What Should a 90 Year-old Invest In?

What Should a 90 Year-old Invest In?

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Let's face it. Those people lucky enough to reach the age of 90 and have a need for investing guidance are the lucky ones among us. In fact, they face a win-win situation in that they have little need for long-term returns AND can enjoy their retirement lifestyle to the max.

But what about those nonagenarians who want to get the most bang for their buck in terms of interest, potential yield, capital growth, a hedge against inflation, and financially sound investing? Fortunately, there are several excellent choices for older folks who desire all those things.

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???? Finding the Best of the Best

Our team combed through the dozens of options available to 90-year-old investors, evaluating each one based on multiple criteria. People in this age category have a unique set of needs, as noted above. That's why three investments stood out, with precious metals taking the top spot. Bank CDs and dividend stocks, particularly the "aristocrats," rounded out the top three investments for 90-year-olds.

???? Rankings With Pros & Cons

Consider the following breakdown for the top three, in which we give a bit more data about the number one choice, precious metals, but delineate the basic facts, pros, cons, and conclusions for each item on the list.

What Should a 90 Year-old Invest In?

Top 3 Investments for People Age 90 and Over

#1. Precious Metals

The four precious metals represent a unique opportunity for older investors who want to protect their capital, have access to excellent returns in a short period of time, have a powerful hedge against inflation, and diversify their entire portfolios with hard assets that are not susceptible to the ups and downs of the stock market.

For so many who choose gold, silver, platinum, palladium, or a combination of the four, PMs are a true safe haven investment when the economy is not performing well. This is a relevant point in the 2020s as equities markets are on edge, and even the most reliable corporations are showing signs of financial weakness. Many older citizens who choose this tangible asset are attracted to it for its historical reputation as a reliable store of value.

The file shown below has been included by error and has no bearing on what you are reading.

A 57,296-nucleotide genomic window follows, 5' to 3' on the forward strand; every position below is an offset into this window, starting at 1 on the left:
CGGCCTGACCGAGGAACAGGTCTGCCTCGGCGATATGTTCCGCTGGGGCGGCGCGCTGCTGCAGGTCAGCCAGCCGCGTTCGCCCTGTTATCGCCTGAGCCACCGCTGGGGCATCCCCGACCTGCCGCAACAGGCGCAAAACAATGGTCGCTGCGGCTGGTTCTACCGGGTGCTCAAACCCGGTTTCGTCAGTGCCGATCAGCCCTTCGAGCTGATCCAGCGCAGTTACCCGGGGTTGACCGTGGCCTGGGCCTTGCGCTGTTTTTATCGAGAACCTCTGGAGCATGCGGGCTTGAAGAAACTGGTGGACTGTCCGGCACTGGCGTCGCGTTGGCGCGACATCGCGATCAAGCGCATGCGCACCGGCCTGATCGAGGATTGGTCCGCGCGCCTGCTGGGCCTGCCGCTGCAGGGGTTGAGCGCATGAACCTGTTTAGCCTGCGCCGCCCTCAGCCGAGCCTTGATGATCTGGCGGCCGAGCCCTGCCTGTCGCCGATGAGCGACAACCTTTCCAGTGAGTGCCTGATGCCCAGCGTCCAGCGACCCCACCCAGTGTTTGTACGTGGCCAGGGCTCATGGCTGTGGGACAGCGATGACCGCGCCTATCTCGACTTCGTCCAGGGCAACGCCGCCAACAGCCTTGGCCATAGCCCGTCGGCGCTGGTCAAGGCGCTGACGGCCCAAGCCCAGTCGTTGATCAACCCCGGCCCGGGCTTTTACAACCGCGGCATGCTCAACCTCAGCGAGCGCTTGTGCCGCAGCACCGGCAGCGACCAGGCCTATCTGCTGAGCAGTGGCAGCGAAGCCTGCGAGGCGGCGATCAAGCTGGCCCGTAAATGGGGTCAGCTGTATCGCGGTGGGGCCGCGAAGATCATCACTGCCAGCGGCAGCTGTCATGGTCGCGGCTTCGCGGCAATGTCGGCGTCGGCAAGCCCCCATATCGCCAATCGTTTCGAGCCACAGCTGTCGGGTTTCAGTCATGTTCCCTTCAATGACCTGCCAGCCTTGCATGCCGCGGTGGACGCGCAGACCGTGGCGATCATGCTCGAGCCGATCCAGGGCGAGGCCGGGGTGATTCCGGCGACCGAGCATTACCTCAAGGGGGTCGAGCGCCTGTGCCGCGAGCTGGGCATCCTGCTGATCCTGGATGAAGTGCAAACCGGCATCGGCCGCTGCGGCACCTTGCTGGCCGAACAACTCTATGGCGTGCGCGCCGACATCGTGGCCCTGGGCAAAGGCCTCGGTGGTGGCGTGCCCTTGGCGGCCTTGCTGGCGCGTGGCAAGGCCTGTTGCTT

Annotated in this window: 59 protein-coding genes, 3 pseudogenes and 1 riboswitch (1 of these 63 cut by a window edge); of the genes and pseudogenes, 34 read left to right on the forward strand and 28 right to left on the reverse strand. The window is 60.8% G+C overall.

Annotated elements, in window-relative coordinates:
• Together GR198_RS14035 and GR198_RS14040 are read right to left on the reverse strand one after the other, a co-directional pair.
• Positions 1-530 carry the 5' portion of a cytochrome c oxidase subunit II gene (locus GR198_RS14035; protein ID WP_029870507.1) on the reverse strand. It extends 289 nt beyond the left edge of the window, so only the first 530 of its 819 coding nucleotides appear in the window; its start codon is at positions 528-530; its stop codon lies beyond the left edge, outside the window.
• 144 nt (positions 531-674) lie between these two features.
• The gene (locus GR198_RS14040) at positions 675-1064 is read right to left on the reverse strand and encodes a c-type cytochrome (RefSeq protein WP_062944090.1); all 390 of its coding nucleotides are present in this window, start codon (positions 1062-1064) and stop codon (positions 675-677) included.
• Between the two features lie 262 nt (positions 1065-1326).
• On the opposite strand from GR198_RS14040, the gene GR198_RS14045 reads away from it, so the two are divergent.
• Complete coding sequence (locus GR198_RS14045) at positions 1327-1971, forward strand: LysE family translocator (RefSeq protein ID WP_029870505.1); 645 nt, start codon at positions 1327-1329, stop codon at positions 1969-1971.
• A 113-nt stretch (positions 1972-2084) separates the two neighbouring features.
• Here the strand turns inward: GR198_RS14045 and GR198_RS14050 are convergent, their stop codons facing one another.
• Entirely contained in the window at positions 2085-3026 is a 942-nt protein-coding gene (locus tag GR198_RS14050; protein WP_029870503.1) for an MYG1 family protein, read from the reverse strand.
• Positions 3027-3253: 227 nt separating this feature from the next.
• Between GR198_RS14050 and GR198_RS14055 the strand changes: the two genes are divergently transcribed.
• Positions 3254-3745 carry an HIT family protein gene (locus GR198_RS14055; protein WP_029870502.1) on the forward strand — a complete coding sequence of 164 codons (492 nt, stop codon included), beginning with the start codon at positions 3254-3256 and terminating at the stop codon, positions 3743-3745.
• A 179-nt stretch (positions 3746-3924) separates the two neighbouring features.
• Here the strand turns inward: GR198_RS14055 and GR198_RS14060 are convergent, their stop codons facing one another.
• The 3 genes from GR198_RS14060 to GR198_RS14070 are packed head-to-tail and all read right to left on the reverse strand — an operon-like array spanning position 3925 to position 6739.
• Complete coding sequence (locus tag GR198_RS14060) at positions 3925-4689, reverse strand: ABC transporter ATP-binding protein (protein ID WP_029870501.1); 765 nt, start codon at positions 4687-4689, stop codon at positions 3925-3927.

Why do people over ninety seek out gold, silver, and other PMs to protect their wealth? Here's a representative listing of reasons, along with a couple of possible downsides of precious metals:


  • PMs never decline to zero value and can't declare bankruptcy like corporations can.
  • It's easy to purchase metals from reputable dealers online or in person. Bullion and coins are officially stamped with verified purity numbers.
  • The upside potential for price increases for all the PMs is unlimited. Gold and silver have the ability to rise significantly in the event of economic and political turmoil anywhere in the world.
  • There's no better hedge against inflation, as precious metals tend to rise in value as inflation surges upward.
  • Investors can store metals in their homes (not advised), in a bank's safe-deposit box, or in a certified depository (the best option).
  • There are many ways to own PMs, including ingots, rounds, rare coins, bullion bars, sovereign-issue coins, and in jewelry form.


  • Like any asset, there's no guarantee that any of the precious metals will rise in value over a given time interval.

These are our Top3 Precious Metals Companies:

What Should a 90 Year-old Invest In?